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Gold Star Mom Spurs Nationwide Drive to Help Veterans

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Nadia McCaffrey, who turns 65 on Saturday, is a shining example of how one person can spark a chain reaction that leads to thousands of veterans receiving the help they need from the civilian community.

After her son was killed in Iraq, Nadia established the Patrick McCaffrey Foundation in his honor. The mission is to help returning warriors heal by providing them with safe temporary housing where they can commune with nature, animals and each other. Assistance with obtaining employment is offered, and conventional as well as unconventional mental health services can be arranged for those who need it.

In addition to helping to launch veterans' villages all over the country in connection with her foundation, Nadia is nurturing former service members in very personal ways. One such person is John Keith.

John is an Iraq war veteran who was unable to receive the treatment he needed while living in Dallas. His situation deteriorated so badly he eventually became homeless and hopeless. Desperate for a way to reconnect to normal life, John reached out to Nadia, and she invited him to come live with her in Tracy, CA.

John took her up on the offer, and Nadia quickly arranged for her new houseguest to be treated at the Veterans Administration hospital in nearby Palo Alto. Shortly thereafter, John started his own organization, OIF Veteran Community, a growing network that already includes 3000 veterans.

"Once they've been helped," Nadia explained, "All they want to do is help others."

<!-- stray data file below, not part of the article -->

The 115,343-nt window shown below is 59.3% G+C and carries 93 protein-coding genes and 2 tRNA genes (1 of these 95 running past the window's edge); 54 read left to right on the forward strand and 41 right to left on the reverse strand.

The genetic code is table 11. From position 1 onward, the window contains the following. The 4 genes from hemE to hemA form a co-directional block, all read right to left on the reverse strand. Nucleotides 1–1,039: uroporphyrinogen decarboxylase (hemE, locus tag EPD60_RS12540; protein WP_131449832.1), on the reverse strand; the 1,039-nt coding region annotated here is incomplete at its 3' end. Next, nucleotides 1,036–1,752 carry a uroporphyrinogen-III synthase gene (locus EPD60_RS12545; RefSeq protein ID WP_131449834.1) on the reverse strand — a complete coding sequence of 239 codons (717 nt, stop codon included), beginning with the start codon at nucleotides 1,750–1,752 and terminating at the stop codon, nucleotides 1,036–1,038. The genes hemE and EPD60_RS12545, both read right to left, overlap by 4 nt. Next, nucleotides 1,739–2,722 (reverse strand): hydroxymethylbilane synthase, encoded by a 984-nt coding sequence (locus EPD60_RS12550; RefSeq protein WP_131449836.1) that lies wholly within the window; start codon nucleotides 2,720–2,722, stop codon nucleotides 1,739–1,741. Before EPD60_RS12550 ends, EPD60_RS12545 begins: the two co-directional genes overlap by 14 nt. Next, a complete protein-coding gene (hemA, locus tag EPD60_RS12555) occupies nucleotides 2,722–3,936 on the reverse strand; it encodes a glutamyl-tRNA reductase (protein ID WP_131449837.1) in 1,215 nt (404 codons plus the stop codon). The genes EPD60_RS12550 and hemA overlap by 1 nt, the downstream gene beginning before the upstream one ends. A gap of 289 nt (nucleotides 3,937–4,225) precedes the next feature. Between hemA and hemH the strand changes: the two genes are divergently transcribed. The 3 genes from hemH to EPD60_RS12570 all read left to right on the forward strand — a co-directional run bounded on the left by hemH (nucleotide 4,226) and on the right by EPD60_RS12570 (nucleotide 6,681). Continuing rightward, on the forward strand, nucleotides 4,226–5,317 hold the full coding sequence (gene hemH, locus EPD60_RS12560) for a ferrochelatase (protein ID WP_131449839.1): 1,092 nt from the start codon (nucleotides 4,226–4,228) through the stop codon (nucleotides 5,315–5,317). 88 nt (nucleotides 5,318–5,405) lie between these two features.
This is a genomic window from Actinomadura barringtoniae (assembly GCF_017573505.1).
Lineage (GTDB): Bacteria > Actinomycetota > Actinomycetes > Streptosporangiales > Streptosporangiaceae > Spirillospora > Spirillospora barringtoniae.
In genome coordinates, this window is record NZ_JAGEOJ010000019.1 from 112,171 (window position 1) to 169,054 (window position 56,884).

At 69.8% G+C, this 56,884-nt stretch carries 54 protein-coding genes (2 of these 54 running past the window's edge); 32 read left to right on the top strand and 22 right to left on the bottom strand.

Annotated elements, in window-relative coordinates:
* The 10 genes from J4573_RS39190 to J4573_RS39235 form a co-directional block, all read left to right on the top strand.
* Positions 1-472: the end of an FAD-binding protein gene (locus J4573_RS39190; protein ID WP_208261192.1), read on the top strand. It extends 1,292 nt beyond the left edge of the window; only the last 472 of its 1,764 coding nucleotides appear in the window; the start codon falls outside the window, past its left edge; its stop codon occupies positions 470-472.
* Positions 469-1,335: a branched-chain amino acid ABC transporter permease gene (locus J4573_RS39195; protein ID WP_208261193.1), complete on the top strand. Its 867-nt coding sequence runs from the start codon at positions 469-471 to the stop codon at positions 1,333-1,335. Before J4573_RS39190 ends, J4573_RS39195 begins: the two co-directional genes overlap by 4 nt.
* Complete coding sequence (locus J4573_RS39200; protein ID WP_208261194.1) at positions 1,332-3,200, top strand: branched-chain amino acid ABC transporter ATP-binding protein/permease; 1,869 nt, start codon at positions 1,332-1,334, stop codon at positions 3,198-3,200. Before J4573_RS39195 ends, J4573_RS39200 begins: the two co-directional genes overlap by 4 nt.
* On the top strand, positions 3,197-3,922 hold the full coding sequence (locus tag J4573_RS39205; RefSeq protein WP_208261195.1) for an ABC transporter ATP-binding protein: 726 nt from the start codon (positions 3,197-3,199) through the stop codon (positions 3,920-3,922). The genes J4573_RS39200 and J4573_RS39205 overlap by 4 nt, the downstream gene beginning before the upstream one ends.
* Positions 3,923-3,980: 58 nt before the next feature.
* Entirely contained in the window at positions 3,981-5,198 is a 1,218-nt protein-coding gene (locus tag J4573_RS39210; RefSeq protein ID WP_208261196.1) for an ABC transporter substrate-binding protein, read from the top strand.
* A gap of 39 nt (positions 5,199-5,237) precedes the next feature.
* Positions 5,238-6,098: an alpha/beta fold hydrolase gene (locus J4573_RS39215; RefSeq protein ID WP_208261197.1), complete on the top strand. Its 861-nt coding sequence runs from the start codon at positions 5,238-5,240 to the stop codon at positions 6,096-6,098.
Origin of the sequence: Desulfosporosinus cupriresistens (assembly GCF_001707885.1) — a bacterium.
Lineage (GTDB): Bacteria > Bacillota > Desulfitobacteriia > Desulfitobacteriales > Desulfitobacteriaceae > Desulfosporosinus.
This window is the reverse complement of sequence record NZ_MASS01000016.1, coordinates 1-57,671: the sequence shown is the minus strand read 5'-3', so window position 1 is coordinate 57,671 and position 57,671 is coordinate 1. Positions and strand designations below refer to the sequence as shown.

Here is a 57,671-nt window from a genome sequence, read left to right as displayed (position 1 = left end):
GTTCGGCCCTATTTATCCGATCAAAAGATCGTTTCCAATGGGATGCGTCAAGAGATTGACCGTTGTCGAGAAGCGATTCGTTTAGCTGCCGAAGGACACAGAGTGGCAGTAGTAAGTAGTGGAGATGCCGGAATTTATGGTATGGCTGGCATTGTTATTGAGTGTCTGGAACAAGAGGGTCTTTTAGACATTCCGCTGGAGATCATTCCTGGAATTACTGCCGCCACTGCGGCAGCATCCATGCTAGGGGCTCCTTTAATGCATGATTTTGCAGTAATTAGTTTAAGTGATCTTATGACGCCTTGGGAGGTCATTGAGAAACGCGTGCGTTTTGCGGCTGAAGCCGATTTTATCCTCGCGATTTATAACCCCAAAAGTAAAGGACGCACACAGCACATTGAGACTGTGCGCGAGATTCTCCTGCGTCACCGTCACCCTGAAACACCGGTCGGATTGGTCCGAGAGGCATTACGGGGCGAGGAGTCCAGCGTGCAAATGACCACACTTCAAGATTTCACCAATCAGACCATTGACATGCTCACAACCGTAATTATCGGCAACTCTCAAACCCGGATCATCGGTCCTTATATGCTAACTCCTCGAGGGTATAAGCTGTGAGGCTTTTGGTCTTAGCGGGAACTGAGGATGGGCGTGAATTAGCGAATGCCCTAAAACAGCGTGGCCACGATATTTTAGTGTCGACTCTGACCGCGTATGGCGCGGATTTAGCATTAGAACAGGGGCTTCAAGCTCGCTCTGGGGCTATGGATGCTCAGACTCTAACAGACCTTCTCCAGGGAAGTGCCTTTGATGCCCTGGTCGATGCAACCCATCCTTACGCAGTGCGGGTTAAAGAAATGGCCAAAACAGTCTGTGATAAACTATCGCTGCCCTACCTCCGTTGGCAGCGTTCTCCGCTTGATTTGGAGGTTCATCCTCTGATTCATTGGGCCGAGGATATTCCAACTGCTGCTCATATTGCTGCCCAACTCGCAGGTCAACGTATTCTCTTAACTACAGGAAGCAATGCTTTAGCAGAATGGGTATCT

After meeting with Nadia and two other Gold Star Moms (Mary Tillman and Dolores Kesterson), organic farmer Michael O'Gorman founded the Farmer Veteran Coalition. Michael told me the three women "were the inspiration to leave what I was doing at the peak of my career, and start this project out of the back of my pickup truck." O'Gorman's rapidly expanding organization recently announced its receipt of substantial grants from The Annenberg Foundation, The Goldhirsh Foundation and comedian Lewis Black.

Nadia is also active with The Bunker Project, a nonprofit group that helps arrange special plea bargaining and sentencing alternatives for veterans involved in criminal matters.

Unfortunately, Nadia is currently experiencing health problems, possibly due to overextending herself on behalf of others. So it seems particularly fitting at this time to highlight her relentless efforts, and on behalf of everyone at The Veterans Project and her many admirers around the country, to wish her a very happy birthday.

This article was originally published by The Veterans Project.

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